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|Google Street View WiFi Appears To Have Collected Email and Passwords|
| 3:10 am on Jun 19, 2010 (gmt 0)|
System: The following message was cut out of thread at: http://www.webmasterworld.com/goog/4147311.htm [webmasterworld.com] by engine - 10:26 am on Jun 19, 2010 <small>(utc +1)</small>
Google's Street View Wi-Fi data included passwords, email | Networking - InfoWorld [infoworld.com]
|At the time, Google said it only collected "fragments" of personal Web traffic as it passed by, because its Wi-Fi equipment automatically changes channels five times a second. However, with Wi-Fi networks operating at up to 54Mbps, it always seemed likely that those one-fifth of a second recordings would contain more than just "fragments" of personal data. |
That has now been confirmed by CNIL, which since June 4 has been examining Wi-Fi traffic and other data provided by Google on two hard disks and over a secure data connection to its servers.
"It's still too early to say what will happen as a result of this investigation," CNIL said Thursday.
"However, we can already state that [...] Google did indeed record email access passwords [and] extracts of the content of email messages," CNIL said.
|... according to the French National Commission on Computing and Liberty (CNIL) |
[edited by: engine at 9:27 am (utc) on Jun 19, 2010]
[edit reason] extended quote [/edit]
| 4:29 pm on Jun 30, 2010 (gmt 0)|
saw an amusing thing in the news today, about those 10 russian spies that they just caught in the States.
apparently one of their tricks was to sit with their laptop in Starbucks and transmit all their stuff by wifi to the Russian diplomat's car as he drove past.
that shows you how much data it's possible to collect when you drive past. maybe the russians will use google's excuse and say they only managed to scoop up fragments.
| 6:08 pm on Jun 30, 2010 (gmt 0)|
|I'm not asking for an example, I'm asking for a legal definition. |
How about this...
DPA = Data Protection Act
|The DPA defines personal data as "data which relate to a living individual who can be identified (a) from those data, or (b) from those data and other information which is in the possession of, or is likely to come into the possession of, the data controller, and includes... |
"When considering identifiability it should be assumed that you are not looking just at the means reasonably likely to be used by the ordinary man in the street, but also the means that are likely to be used by a determined person with a particular reason to want to identify individuals," the ICO said. "Examples would include investigative journalists, estranged partners, stalkers, or industrial spies."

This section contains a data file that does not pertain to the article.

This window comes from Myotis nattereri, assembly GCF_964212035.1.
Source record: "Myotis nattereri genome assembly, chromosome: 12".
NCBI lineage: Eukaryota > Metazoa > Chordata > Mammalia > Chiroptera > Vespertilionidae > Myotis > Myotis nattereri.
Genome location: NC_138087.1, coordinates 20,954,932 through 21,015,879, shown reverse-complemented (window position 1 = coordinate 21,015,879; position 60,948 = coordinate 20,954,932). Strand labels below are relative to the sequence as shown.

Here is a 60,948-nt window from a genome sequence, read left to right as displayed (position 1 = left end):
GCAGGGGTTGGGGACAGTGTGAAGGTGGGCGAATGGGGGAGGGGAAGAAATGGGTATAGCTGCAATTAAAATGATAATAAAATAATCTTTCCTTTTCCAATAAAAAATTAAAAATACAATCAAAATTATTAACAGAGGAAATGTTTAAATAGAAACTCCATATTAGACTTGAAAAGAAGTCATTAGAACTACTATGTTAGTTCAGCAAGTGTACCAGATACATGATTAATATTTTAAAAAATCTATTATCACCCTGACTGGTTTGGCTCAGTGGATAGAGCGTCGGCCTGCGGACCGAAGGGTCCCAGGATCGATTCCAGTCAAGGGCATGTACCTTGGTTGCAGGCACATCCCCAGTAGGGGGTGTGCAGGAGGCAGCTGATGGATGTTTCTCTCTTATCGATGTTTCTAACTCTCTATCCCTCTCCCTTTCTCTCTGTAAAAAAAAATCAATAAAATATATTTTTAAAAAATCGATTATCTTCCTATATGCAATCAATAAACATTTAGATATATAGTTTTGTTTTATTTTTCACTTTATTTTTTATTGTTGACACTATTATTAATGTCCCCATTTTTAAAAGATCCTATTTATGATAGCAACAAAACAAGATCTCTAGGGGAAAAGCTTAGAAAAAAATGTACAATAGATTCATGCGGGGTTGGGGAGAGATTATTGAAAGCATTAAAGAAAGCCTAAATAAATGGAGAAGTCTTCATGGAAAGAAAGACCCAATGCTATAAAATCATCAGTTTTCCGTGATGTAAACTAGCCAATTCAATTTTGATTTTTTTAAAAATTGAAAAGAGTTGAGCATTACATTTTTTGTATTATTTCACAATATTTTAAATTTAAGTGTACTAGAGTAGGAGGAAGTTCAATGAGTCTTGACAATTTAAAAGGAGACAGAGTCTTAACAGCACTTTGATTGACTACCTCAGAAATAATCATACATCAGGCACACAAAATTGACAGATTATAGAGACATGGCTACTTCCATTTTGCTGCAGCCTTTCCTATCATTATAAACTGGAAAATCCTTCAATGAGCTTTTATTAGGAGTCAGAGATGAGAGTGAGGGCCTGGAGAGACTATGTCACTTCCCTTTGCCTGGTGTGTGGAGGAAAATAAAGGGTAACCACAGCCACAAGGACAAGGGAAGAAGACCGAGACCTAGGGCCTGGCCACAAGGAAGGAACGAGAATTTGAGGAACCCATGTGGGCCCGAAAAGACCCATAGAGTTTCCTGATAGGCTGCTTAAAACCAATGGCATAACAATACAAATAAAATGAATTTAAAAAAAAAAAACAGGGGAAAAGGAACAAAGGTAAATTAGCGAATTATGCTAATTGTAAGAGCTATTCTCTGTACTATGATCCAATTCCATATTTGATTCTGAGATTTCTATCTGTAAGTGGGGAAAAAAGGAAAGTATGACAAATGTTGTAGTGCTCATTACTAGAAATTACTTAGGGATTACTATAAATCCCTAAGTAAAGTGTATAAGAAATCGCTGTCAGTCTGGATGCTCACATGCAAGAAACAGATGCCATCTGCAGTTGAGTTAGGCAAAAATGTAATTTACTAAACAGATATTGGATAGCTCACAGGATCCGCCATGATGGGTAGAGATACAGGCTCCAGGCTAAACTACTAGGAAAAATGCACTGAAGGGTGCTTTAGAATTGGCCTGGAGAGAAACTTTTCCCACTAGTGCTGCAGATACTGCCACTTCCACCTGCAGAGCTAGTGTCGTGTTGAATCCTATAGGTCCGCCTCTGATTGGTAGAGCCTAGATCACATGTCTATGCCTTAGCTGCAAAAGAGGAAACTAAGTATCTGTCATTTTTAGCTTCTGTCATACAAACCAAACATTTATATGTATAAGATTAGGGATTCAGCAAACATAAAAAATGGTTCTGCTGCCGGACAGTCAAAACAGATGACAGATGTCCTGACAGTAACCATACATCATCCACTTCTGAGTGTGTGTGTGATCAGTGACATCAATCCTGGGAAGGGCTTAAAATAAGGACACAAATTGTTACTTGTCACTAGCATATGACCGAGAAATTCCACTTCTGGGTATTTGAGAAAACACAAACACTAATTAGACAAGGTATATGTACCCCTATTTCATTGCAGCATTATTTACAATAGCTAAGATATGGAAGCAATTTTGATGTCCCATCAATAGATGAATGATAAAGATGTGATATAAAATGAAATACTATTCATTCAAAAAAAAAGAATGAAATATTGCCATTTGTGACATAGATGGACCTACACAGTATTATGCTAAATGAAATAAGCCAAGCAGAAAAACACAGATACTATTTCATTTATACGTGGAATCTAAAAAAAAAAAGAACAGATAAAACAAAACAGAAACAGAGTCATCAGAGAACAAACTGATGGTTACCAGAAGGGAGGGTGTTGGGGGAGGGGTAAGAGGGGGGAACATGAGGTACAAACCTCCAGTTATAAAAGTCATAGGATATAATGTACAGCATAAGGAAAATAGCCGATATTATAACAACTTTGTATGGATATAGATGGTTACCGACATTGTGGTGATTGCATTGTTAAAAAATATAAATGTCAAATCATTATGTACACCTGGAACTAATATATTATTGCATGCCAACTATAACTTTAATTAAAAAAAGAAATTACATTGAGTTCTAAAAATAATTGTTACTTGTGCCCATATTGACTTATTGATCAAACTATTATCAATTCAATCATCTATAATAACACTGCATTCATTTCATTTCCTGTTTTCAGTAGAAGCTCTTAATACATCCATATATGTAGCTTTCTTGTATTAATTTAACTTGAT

I must admit I was surprised that it's ok to hold personal information about dead people, but I'm guessing that google wasn't sniffing ghostly email traffic so I don't think that let's them off the hook.
So, I trust you'll be eating humble pie rather than asking stupid questions from now on - after all, a smart guy like you should be able to find the answers without asking me to your work for you!
| 1:33 am on Jul 6, 2010 (gmt 0)|
I wonder how this plays into the overall scheme of things, including how much information transmitted is considered 'fair game to the public'? It seems with cities and beaches providing WiFi connections the law makers may see fit to say it's off-limits to record it or reuse it in any way, but IDK. (If not I'd expect to see a Google car parked within range all day...)
Where to Catch Some Wi-Fi Waves [wired.com]
| 10:05 am on Jul 10, 2010 (gmt 0)|
chairperson of the intelligence sub committee for the US House of Representatives Homeland Security Committee and perhaps the wealthiest member of congress - stupid or ignorant?
|brotherhood of LAN|
| 1:44 am on Aug 4, 2010 (gmt 0)|
Nothing new to those who have already thought it through, but a thought experiment has indicated how someone could track you down to within 9 metres using a Google database containing this data.
Web attack knows where you live [bbc.co.uk]
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